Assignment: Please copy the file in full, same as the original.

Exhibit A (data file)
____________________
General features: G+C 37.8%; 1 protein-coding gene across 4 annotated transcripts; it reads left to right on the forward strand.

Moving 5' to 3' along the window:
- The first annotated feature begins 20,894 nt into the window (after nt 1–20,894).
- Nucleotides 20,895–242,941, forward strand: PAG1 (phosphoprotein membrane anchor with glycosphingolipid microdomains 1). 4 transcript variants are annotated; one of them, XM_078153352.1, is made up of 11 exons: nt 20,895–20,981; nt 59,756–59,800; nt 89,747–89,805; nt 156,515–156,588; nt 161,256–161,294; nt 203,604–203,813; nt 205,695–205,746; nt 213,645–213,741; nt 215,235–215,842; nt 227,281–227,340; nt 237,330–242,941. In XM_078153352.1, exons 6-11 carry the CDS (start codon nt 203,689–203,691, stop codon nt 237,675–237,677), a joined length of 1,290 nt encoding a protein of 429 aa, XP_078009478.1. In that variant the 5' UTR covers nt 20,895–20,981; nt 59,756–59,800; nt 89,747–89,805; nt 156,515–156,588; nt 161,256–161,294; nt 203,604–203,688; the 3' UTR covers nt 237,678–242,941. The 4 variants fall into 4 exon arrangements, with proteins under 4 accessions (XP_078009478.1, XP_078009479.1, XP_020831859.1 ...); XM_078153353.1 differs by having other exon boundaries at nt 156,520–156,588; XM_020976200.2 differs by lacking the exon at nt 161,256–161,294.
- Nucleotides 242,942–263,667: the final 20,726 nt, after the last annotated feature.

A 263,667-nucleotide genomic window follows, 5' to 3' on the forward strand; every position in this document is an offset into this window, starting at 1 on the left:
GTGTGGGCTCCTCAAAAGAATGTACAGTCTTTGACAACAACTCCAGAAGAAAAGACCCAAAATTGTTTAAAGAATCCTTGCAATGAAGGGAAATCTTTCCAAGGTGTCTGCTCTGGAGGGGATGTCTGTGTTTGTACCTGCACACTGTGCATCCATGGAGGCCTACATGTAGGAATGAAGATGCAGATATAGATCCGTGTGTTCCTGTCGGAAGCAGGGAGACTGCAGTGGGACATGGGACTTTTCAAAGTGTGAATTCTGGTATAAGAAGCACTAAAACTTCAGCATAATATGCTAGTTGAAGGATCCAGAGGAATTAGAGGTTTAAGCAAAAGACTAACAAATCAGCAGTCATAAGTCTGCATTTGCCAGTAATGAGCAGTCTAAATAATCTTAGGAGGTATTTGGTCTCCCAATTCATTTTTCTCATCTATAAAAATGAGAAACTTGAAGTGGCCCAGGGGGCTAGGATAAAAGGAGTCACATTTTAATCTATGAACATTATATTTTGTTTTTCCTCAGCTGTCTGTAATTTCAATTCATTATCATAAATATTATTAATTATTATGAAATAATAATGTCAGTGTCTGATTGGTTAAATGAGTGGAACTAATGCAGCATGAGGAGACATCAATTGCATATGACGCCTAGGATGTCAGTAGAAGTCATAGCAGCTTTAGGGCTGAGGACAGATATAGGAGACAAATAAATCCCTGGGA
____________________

General features: G+C 37.8%; 1 protein-coding gene across 4 annotated transcripts; it reads left to right on the forward strand.

Moving 5' to 3' along the window:
- The first annotated feature begins 20,894 nt into the window (after nt 1–20,894).
- Nucleotides 20,895–242,941, forward strand: PAG1 (phosphoprotein membrane anchor with glycosphingolipid microdomains 1). 4 transcript variants are annotated; one of them, XM_078153352.1, is made up of 11 exons: nt 20,895–20,981; nt 59,756–59,800; nt 89,747–89,805; nt 156,515–156,588; nt 161,256–161,294; nt 203,604–203,813; nt 205,695–205,746; nt 213,645–213,741; nt 215,235–215,842; nt 227,281–227,340; nt 237,330–242,941. In XM_078153352.1, exons 6-11 carry the CDS (start codon nt 203,689–203,691, stop codon nt 237,675–237,677), a joined length of 1,290 nt encoding a protein of 429 aa, XP_078009478.1. In that variant the 5' UTR covers nt 20,895–20,981; nt 59,756–59,800; nt 89,747–89,805; nt 156,515–156,588; nt 161,256–161,294; nt 203,604–203,688; the 3' UTR covers nt 237,678–242,941. The 4 variants fall into 4 exon arrangements, with proteins under 4 accessions (XP_078009478.1, XP_078009479.1, XP_020831859.1 ...); XM_078153353.1 differs by having other exon boundaries at nt 156,520–156,588; XM_020976200.2 differs by lacking the exon at nt 161,256–161,294.
- Nucleotides 242,942–263,667: the final 20,726 nt, after the last annotated feature.

A 263,667-nucleotide genomic window follows, 5' to 3' on the forward strand; every position in this document is an offset into this window, starting at 1 on the left:
GTGTGGGCTCCTCAAAAGAATGTACAGTCTTTGACAACAACTCCAGAAGAAAAGACCCAAAATTGTTTAAAGAATCCTTGCAATGAAGGGAAATCTTTCCAAGGTGTCTGCTCTGGAGGGGATGTCTGTGTTTGTACCTGCACACTGTGCATCCATGGAGGCCTACATGTAGGAATGAAGATGCAGATATAGATCCGTGTGTTCCTGTCGGAAGCAGGGAGACTGCAGTGGGACATGGGACTTTTCAAAGTGTGAATTCTGGTATAAGAAGCACTAAAACTTCAGCATAATATGCTAGTTGAAGGATCCAGAGGAATTAGAGGTTTAAGCAAAAGACTAACAAATCAGCAGTCATAAGTCTGCATTTGCCAGTAATGAGCAGTCTAAATAATCTTAGGAGGTATTTGGTCTCCCAATTCATTTTTCTCATCTATAAAAATGAGAAACTTGAAGTGGCCCAGGGGGCTAGGATAAAAGGAGTCACATTTTAATCTATGAACATTATATTTTGTTTTTCCTCAGCTGTCTGTAATTTCAATTCATTATCATAAATATTATTAATTATTATGAAATAATAATGTCAGTGTCTGATTGGTTAAATGAGTGGAACTAATGCAGCATGAGGAGACATCAATTGCATATGACGCCTAGGATGTCAGTAGAAGTCATAGCAGCTTTAGGGCTGAGGACAGATATAGGAGACAAATAAATCCCTGGGA